This monument to the 5th New York Cavalry, at Gettysburg, bears the inscription: July 3rd, 1863 this regiment under command of Major John Hammond here supported Battery "E" 4th U.S. Horse Artillery Lieutenant S.S. Elder, losing 6 men. June 30th, 1863 this regiment met and repulsed a portion of Lee's cavalry under personal command of General J.E.B. Stuart in the streets of Hanover in a hand to hand fight, capturing Lt. Col. Paine and 75 men with a loss of 26 men killed and wounded. July 2nd, 1863 this regiment attacked General Stuart's cavalry at Hunterstown and afterwards made a flank movement to this position.
Following the terrible Union defeat at Manassas Junction, the First Battle of Bull Run, July 21, 1861, in which the Confederate cavalry played such a significant part, the United States government put out a call for volunteer cavalry units. Thirty-four year old John Hammond opened a recruiting office to sign up young men from Essex County, New York, for a period of three years service in a cavalry unit. Within 30 days 106 men had enlisted.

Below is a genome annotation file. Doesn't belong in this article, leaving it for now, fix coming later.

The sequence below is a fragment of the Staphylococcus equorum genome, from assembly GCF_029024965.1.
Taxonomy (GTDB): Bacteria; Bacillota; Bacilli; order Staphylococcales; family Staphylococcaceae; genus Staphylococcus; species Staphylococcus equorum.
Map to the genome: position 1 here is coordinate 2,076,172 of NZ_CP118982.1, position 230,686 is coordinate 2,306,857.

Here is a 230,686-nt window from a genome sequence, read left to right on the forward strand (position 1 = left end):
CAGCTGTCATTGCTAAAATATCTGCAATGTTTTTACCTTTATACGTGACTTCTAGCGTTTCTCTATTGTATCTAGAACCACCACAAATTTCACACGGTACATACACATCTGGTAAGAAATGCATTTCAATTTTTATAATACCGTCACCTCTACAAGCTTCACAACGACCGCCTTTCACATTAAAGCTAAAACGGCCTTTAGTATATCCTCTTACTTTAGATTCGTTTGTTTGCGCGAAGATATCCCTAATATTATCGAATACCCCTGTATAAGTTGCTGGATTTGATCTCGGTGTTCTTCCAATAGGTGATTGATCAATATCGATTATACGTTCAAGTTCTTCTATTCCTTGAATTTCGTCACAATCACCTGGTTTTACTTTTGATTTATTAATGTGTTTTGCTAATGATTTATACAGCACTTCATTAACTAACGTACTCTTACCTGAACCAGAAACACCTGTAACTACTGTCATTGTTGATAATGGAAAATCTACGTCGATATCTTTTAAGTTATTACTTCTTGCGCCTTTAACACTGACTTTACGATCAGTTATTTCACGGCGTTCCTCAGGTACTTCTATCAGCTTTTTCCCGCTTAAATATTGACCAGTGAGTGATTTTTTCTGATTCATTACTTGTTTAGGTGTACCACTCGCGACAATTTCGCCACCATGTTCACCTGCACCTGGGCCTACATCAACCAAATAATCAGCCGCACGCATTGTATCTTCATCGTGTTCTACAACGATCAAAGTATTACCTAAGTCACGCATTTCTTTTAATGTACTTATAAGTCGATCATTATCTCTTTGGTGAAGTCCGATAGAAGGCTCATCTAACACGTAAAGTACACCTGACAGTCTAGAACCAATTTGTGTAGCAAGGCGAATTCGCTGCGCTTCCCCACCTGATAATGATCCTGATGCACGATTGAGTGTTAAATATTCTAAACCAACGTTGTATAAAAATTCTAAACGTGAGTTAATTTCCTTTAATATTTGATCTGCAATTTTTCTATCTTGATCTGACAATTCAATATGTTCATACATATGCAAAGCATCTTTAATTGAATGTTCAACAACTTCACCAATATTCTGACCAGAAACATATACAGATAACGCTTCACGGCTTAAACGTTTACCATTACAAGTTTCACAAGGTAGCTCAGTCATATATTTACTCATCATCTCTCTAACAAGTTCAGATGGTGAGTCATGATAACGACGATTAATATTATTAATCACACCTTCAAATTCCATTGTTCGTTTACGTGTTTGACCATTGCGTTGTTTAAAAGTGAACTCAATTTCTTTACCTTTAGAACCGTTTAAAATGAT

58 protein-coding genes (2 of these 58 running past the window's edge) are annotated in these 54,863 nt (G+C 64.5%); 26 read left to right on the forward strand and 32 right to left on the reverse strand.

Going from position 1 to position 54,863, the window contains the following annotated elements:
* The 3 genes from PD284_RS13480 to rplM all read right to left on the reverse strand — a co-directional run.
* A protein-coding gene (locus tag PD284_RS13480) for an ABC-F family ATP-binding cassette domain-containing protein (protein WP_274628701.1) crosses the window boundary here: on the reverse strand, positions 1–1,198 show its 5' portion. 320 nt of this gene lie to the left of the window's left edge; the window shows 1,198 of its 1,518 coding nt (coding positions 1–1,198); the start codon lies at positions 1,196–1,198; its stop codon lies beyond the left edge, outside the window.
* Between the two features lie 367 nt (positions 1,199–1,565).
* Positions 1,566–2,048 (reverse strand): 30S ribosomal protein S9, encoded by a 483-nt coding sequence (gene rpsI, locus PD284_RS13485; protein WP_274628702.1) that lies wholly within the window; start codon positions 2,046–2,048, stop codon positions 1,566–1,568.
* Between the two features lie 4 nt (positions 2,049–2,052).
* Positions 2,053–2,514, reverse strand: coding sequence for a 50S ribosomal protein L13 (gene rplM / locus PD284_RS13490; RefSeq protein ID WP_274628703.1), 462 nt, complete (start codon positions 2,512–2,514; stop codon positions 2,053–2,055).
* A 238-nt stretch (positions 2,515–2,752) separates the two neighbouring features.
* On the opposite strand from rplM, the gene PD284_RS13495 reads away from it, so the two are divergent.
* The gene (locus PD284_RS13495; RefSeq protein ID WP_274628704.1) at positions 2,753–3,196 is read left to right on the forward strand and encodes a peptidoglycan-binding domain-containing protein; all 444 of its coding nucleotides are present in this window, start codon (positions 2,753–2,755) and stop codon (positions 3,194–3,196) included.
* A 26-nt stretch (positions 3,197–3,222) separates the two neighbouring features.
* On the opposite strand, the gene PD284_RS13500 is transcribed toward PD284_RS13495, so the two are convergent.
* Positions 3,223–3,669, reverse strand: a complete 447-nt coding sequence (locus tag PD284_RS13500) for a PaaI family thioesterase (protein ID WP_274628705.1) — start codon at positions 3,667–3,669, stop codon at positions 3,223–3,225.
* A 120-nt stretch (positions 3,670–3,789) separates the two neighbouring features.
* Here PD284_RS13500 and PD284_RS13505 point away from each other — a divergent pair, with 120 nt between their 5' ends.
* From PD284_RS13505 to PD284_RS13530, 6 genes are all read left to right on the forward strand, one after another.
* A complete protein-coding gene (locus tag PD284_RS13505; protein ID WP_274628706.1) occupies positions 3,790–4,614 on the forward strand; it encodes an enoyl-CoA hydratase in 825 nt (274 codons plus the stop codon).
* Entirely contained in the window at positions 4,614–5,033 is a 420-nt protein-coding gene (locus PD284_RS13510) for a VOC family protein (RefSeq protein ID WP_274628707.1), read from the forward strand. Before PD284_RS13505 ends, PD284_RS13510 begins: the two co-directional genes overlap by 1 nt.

This late war 5th N.Y. Cavalry flag was carried across many battlefields in Pennsylvania and Virginia, and is currently in the New York State flag collection.
Each trooper was allowed to select his own mount, and being a good judge of horseflesh, John Hammond selected a bay with a white "star" on his forehead and white "socks" on his front feet and on his right hind foot. His name was Pink. It was the beginning of a journey and relationship that would take them through the carnage of battle and endure for decades.
Looking as though it popped off a Union cavalry uniform yesterday, this beautiful cavalry button still retains almost all its gilt. (Photo courtesy of the American Relic Hunters forum.)